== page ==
3. It appears that the new management had arranged for a loan of Rs. 50 lakhs from the Punjab National Bank on conditions that the Central and the Government of the State of Maharashtra guaranteed a moiety of that loan, but the Central Government declined to furnish a guarantee though the State Government agreed. As a result, there was some delay in the implementation of the Scheme and for that and diverse other reasons the Jalan group and the Singhania group fell out. Disputes arose between them. A suit came to be filed in the city civil court and on the 27th February, 1967, Company Application No. 14 of 1967 was presented before this court by Messrs. J. K. Private Ltd., Bombay. That application was by way of a judge's summons praying inter alia that Nandlal Jalan, Sanwarmal Todi, Jagannath Agarwal and K. M. Goenka (the Jalan group) should be ordered to pay forthwith to the J.K. group the first instalment payable under the scheme sanctioned on the 17th February, 1966. That application was supported by an affidavit in which the J.K. group made strong allegation against the new management of the Kaiser-I-Hind Mills (the Jalan group) and alleged that they were backing out of the agreement which ought to be enforced against them and the company. That application was argued before Mr. Justice Thakkar on several days between 12th June, 1967, and 16th June, 1967. In the meanwhile the new management - (the Jalan group) - closed down the mills on the 14th June, 1967, alleging that they had no funds to run the mills and it was impossible to carry on the company. The Company Application No. 14 of 1967 contained prayers for several reliefs Nos. (a) to (u), but in the course of arguments on the 15th June, 1967, counsel on behalf of the J.K. (Bombay) Private Ltd. being faced with certain difficulties of securing the presence of parties before the court gave up the prayers (g) to (p) contained in the judge's summons dated 27th February, 1967. This fact is noted in the minutes of that day as well as in the order passed by Mr. Justice Thakkar on the 15th June, 1967, and has been adverted to by. Mr. Justice Vimadalal in his order dated 6th November, 1967, on Company Application No. 14 of 1967 (paragraph 1). On the 16th June, 1967, Mr. Justice Thakkar also ordered that the notice should be served on the Jalan group afresh because the said prayer had been given up. On the same day, i.e., 16th June, 1967, the company itself took out a judge's summons that the company be wound up under the provisions of section 392(2) of the Companies Act as the scheme could not be worked. This judge's summons is Company Application No. 21 of 1967. On 17th June, 1967, the company itself also filed a winding-up petition praying that the company be wound up under the provisions of section 433 of the Companies Act. This substantive petition for winding-up preferred by the company itself is Company Petition No. 82 of 1967. On the 19th June, 1967, one of the creditors of the company, Messrs. Lalji Thakersey and Co., appeared in Company Application No. 14 of 1967 and filed and affidavit opposing the Company application No. 14 of 1967 and praying that the said application should be dismissed. We mention this fact here because from the granting of Company Application No. 14 of 1967 an appeal has been preferred by the said Messrs. Lalji Thakersey and Co. and that appeal is appeal No. 96 of 1967.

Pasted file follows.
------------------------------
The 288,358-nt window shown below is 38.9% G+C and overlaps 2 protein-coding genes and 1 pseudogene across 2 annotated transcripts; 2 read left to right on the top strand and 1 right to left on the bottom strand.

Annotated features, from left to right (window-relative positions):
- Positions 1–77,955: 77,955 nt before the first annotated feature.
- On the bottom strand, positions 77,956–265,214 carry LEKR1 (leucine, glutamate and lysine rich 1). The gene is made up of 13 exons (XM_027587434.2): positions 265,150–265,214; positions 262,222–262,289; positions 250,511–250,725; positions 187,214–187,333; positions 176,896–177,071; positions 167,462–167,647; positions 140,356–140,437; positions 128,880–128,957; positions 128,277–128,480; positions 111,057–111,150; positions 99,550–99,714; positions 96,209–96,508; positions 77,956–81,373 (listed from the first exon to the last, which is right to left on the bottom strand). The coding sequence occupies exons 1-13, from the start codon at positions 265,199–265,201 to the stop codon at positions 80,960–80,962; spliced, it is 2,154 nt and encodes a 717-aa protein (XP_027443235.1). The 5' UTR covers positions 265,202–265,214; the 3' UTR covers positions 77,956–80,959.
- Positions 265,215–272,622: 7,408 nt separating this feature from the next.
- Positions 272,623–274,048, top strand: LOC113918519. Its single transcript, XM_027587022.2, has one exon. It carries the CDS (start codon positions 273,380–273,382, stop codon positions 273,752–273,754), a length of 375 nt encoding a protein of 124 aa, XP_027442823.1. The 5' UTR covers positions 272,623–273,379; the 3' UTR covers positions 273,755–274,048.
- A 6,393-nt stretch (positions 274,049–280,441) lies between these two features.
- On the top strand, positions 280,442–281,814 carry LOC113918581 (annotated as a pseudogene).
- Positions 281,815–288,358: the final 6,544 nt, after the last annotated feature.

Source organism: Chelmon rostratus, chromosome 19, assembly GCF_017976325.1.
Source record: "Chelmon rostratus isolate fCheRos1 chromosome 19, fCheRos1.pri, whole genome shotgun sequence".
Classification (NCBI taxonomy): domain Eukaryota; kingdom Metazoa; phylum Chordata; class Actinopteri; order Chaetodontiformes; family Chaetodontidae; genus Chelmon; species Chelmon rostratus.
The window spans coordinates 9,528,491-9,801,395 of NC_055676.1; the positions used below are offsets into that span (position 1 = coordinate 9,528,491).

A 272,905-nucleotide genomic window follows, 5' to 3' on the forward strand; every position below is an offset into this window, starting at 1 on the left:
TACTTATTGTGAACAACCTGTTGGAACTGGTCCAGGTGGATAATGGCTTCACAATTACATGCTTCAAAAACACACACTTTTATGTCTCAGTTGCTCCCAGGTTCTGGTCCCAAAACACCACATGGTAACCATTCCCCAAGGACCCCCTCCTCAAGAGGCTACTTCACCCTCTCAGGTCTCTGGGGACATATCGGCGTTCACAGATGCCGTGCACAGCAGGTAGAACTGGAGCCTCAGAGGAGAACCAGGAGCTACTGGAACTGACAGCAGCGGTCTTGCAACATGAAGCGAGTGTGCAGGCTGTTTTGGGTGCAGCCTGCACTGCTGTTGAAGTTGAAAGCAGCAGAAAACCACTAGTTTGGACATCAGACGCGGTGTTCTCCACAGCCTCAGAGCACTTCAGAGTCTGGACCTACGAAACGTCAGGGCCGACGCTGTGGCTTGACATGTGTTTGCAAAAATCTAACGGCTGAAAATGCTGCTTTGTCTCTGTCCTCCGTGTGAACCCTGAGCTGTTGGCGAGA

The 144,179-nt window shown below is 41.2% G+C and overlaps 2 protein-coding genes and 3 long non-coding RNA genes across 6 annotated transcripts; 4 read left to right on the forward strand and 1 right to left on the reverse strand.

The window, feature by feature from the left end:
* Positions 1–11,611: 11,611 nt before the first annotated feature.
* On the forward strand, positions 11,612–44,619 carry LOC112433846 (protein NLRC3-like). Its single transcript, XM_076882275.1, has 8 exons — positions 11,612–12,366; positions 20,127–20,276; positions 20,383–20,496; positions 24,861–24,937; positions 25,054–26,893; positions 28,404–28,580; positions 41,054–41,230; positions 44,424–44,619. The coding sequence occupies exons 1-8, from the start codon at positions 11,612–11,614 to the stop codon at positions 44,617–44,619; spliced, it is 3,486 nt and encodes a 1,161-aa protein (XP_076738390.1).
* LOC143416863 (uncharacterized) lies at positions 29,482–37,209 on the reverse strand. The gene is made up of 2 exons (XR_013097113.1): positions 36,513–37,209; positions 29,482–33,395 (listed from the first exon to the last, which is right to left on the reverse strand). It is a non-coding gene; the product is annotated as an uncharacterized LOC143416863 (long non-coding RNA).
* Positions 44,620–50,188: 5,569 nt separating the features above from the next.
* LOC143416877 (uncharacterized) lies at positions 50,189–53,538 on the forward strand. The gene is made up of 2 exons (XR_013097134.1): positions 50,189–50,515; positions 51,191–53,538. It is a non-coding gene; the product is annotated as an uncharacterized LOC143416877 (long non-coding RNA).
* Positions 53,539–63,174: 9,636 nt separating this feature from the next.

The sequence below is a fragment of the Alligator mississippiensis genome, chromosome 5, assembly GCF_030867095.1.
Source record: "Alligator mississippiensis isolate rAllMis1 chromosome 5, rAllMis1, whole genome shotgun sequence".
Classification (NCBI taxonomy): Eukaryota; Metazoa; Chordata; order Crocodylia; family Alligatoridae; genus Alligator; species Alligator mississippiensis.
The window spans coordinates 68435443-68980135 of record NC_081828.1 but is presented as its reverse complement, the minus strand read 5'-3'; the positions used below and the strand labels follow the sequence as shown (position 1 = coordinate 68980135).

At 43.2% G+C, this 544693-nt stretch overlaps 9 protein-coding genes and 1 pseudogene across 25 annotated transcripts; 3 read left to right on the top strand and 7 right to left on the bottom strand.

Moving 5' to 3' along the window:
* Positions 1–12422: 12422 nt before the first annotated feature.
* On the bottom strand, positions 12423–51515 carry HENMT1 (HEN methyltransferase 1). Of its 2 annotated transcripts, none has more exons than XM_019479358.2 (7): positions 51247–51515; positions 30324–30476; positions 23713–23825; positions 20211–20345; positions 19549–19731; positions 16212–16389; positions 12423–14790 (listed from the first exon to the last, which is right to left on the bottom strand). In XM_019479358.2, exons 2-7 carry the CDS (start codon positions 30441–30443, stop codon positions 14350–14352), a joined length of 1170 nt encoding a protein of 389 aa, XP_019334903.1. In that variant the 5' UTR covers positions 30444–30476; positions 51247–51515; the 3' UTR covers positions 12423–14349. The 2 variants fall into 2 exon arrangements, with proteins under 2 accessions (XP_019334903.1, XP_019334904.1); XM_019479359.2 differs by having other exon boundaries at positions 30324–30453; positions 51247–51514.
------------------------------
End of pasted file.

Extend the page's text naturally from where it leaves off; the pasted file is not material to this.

4. We have said that after the new management (the Jalan group) took charge of the company it restarted the mills on 1st April, 1966, and thereafter disputes arose between the new management (the Jalan group) and the old management (the J.K. group). While these disputes were going on, an employee of the company one L. A. Chaugule claiming to be a creditor of the company gave statutory notice to the company on the 23rd February, 1967, claiming payment of retrenchment compensation due to him in terms of clause (3) of the scheme and on the 24th December, 1967, after the Company Application No. 14 of 1967 had been presented, this creditor filed an application praying that the scheme should not be sanctioned and that the company, which was in a commercially insolvent condition and unable to pay its debts should be wound up. That application was obviously under section 392(2) of the Companies Act, and it is application No. 19 of 1967.